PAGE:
The Last Suit You Wear
First Appeared in The Music Box, April 2007, Volume 14, #4
Written by John Metzger
Over the years, Larry Sparks has crossed paths with Del McCoury on the bluegrass circuit with such frequency that The Last Suit You Wear, his debut for McCoury’s label, sounds like a sort of homecoming. In fact, the arrangement employed on the opening cut The Old Coal Mine is a dead ringer for something that McCoury himself might have concocted. The rest of the set comfortably diverges from this format as Sparks deftly blurs the lines that divide country, folk, and bluegrass, and the results are equally rewarding.
Although Sparks contributes only two of his own compositions to The Last Suit You Wear — the spirited instrumental Larro, on which his assembled entourage has an opportunity to highlight its dexterity, and the brisk gallop of Goodbye Little Darlin’, a giddy acceptance of the end of a relationship — he connects with the rest of the selections so fully that they sound as if they are his own. In particular, he goes deep inside Connie Leigh’s Casualty of War, and his nonjudgmental approach makes the sentiments he expresses strikingly poignant. Likewise, on both the title track and Lazarus and the Rich Man, he sermonizes quite effectively by applying his Christian values to tales that denounce the pursuit of material possessions. Augmented by guest appearances from McCoury along with Don Rigsby, Hargus "Pig" Robbins, and Stuart Duncan, his backing band elevates the material with its sparkling but subtle virtuosity. Nevertheless, Sparks’ seasoned delivery is what gives The Last Suit You Wear its emotional resonance and turns it into one of the better bluegrass-minded endeavors likely to be issued this year.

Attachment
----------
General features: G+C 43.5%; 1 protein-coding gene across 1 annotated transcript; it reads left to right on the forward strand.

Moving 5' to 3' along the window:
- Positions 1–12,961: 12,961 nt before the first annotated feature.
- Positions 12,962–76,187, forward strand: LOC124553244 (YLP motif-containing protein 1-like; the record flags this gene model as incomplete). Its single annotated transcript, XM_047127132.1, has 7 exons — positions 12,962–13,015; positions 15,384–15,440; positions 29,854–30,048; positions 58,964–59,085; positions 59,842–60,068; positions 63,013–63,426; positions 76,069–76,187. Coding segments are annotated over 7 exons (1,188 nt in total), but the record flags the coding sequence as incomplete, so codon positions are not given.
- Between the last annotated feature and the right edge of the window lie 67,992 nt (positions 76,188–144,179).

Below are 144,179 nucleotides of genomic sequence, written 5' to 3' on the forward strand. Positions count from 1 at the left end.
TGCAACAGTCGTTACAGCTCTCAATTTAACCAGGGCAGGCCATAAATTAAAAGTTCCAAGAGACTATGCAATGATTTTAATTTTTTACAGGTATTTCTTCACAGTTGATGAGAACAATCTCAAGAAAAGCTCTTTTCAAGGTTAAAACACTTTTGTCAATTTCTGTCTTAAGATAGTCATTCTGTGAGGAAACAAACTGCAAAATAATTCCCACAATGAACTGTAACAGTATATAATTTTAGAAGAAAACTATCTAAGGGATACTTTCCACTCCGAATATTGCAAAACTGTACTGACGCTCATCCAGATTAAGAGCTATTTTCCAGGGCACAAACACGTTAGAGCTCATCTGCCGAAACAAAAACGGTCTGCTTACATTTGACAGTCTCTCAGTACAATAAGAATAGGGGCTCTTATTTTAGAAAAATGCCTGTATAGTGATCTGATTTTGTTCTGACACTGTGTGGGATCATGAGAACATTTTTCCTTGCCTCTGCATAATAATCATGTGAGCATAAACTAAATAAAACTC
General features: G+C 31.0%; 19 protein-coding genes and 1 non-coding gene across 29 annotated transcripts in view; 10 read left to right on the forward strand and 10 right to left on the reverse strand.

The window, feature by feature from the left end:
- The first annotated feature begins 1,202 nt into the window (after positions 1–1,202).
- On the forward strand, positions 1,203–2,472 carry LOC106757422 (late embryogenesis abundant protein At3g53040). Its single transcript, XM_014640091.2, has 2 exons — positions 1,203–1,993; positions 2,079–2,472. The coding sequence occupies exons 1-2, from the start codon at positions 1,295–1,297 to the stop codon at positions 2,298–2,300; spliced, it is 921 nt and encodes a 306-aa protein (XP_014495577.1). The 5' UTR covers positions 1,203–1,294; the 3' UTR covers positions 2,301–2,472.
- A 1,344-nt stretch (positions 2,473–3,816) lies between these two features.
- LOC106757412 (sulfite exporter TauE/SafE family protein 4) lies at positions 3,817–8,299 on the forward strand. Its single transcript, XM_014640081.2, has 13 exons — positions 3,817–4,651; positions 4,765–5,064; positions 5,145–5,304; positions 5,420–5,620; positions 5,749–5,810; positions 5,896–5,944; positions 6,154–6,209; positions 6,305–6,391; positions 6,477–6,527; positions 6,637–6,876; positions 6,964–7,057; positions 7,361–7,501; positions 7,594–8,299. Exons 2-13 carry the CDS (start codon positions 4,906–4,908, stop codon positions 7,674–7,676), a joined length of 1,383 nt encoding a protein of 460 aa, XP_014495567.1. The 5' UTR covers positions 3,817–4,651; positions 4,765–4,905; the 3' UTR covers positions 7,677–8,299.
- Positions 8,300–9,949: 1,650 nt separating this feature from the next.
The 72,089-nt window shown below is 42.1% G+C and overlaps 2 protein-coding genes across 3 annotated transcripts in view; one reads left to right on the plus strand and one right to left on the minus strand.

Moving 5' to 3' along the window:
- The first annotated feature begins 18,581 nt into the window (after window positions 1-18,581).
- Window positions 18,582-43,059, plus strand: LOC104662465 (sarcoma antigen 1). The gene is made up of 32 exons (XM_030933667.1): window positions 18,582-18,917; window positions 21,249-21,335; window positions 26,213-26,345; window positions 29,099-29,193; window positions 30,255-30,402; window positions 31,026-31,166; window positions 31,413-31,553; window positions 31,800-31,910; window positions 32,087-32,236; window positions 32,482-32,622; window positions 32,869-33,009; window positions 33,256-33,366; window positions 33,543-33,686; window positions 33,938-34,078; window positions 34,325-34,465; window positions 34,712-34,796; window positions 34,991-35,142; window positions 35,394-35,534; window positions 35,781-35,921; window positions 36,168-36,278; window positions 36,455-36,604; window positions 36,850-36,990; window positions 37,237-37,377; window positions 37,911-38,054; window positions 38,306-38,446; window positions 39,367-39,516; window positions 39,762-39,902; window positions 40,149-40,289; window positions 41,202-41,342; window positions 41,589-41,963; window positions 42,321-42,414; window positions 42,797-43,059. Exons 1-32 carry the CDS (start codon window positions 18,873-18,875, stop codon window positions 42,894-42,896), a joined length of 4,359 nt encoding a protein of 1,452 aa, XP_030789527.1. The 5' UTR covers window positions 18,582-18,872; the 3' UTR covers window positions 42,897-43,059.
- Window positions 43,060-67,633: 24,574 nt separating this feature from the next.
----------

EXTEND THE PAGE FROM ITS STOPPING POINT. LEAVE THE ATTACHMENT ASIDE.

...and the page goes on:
The Last Suit You Wear is available from
Barnes & Noble. To order, Click Here!
1 Star: Pitiful
2 Stars: Listenable
3 Stars: Respectable
4 Stars: Excellent
5 Stars: Can't Live Without It!!
Copyright © 2007 The Music Box